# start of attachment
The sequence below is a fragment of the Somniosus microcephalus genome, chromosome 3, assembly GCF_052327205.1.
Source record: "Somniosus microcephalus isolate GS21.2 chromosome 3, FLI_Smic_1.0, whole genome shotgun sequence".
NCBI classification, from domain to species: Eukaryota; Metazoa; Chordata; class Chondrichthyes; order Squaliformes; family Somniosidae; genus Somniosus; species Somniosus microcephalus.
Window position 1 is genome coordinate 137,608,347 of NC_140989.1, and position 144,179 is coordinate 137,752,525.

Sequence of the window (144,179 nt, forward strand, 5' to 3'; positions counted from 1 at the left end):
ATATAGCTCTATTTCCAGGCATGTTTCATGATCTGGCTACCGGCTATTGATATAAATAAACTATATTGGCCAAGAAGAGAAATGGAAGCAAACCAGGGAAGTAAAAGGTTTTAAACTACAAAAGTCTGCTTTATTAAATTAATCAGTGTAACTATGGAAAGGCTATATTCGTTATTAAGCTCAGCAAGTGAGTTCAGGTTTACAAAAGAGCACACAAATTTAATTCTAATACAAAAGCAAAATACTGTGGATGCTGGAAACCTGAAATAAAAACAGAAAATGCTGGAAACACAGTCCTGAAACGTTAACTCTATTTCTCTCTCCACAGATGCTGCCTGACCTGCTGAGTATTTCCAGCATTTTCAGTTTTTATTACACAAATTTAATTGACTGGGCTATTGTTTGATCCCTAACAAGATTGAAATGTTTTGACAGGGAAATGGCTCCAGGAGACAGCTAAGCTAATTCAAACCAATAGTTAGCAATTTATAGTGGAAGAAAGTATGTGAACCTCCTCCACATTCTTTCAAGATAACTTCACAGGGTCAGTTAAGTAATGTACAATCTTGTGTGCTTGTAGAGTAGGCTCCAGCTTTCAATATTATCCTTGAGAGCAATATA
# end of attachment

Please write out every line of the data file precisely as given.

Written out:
The sequence below is a fragment of the Somniosus microcephalus genome, chromosome 3, assembly GCF_052327205.1.
Source record: "Somniosus microcephalus isolate GS21.2 chromosome 3, FLI_Smic_1.0, whole genome shotgun sequence".
NCBI classification, from domain to species: Eukaryota; Metazoa; Chordata; class Chondrichthyes; order Squaliformes; family Somniosidae; genus Somniosus; species Somniosus microcephalus.
Window position 1 is genome coordinate 137,608,347 of NC_140989.1, and position 144,179 is coordinate 137,752,525.

Sequence of the window (144,179 nt, forward strand, 5' to 3'; positions counted from 1 at the left end):
ATATAGCTCTATTTCCAGGCATGTTTCATGATCTGGCTACCGGCTATTGATATAAATAAACTATATTGGCCAAGAAGAGAAATGGAAGCAAACCAGGGAAGTAAAAGGTTTTAAACTACAAAAGTCTGCTTTATTAAATTAATCAGTGTAACTATGGAAAGGCTATATTCGTTATTAAGCTCAGCAAGTGAGTTCAGGTTTACAAAAGAGCACACAAATTTAATTCTAATACAAAAGCAAAATACTGTGGATGCTGGAAACCTGAAATAAAAACAGAAAATGCTGGAAACACAGTCCTGAAACGTTAACTCTATTTCTCTCTCCACAGATGCTGCCTGACCTGCTGAGTATTTCCAGCATTTTCAGTTTTTATTACACAAATTTAATTGACTGGGCTATTGTTTGATCCCTAACAAGATTGAAATGTTTTGACAGGGAAATGGCTCCAGGAGACAGCTAAGCTAATTCAAACCAATAGTTAGCAATTTATAGTGGAAGAAAGTATGTGAACCTCCTCCACATTCTTTCAAGATAACTTCACAGGGTCAGTTAAGTAATGTACAATCTTGTGTGCTTGTAGAGTAGGCTCCAGCTTTCAATATTATCCTTGAGAGCAATATA